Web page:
HC Deb 08 February 2000 vol 344 cc111-2
12. Mr. A. J. Beith (Berwick-upon-Tweed)

When he will set a date for a referendum on the setting up of a regional assembly for the north-east of England. [107318]

The Minister for Local Government and the Regions (Ms Hilary Armstrong)

The Government are committed to moving to directly elected regional government in England, demonstrated in a referendum. The north-east is strengthening its regional presence through the work of ONE NorthEast, the north-east regional assembly, and other regional stakeholders.

Mr. Beith

Does the Minister recognise the need for those bodies to have some democratic accountability, and the desire of people in the north-east to have a strong regional voice, which can press for the sort of funding that Scotland receives for its public services? Am I to conclude from the fact that she, not the Deputy Prime Minister, is answering the question, that the right hon. Gentleman is believed to have gone too far over the top in insisting that the Prime Minister has not gone off the idea and that we will have a referendum on a Parliament for the north-east in a reasonable period of time?

Ms Armstrong

There is no division between us. We, as a Government, are determined to move forward with regional policy. The right hon. Gentleman knows that we established the Northern Development Company and our own regional assembly in the north-east more than 10 years ago. We did that in the face of opposition by the previous Tory Government. It would be interesting to know what the Tories would do in the north-east, where the institutions that I mentioned were developed by people in the region. Conservative Members continue to say that they will get rid of them. Will they really do that?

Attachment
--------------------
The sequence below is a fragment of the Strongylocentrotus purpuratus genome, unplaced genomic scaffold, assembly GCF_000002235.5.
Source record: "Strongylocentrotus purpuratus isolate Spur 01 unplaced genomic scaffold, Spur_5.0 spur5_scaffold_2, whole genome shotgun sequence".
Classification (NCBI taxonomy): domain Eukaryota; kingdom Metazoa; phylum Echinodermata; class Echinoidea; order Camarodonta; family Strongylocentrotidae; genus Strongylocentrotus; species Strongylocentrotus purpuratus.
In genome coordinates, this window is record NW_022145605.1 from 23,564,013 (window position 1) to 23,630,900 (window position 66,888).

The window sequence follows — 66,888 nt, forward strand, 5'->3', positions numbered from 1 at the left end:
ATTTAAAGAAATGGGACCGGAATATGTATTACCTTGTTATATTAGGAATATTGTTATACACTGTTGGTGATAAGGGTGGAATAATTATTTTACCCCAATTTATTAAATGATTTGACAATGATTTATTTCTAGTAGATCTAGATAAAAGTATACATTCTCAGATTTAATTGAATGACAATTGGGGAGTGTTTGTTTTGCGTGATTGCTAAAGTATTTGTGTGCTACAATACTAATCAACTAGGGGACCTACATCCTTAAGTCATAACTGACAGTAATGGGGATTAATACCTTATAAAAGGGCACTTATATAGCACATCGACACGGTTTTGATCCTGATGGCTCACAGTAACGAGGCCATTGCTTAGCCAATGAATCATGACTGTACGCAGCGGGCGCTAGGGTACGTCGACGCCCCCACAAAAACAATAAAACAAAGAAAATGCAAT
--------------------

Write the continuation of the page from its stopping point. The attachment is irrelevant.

Mr. Jim Cousins (Newcastle upon Tyne, Central)

I welcome my right hon. Friend's repetition of the pledge that we are moving towards democratic government in the north-east and, hopefully, other regions. People like me have campaigned passionately for that for more than 20 years because we want to tackle the long-term economic, health and education inequalities of our region. We do not do it because we want to break Britain up, but because we want to bring it closer together.

Ms Armstrong

I know that. I have campaigned alongside my hon. Friend for many years for a decent regional policy. The Government are committed to that. We shall continue to develop our policy because we want the regions of this country to have the sustainable growth that will enable the whole country to develop steadier and more sustainable growth. That will mean that all people, wherever they live, will get the opportunities that they deserve.

Mr. David Prior (North Norfolk)

Will the Minister explain the impact of that wholly unnecessary layer of government on traditional and existing local government?

Ms Armstrong

I suspect that the hon. Gentleman has not recognised or realised that local government very much supports regional development and the Local Government Association is holding hearings on precisely that issue. Indeed, 105 Tory councillors are involved in regional assemblies and many of them are also involved in regional development agencies. They support it; their party does not.

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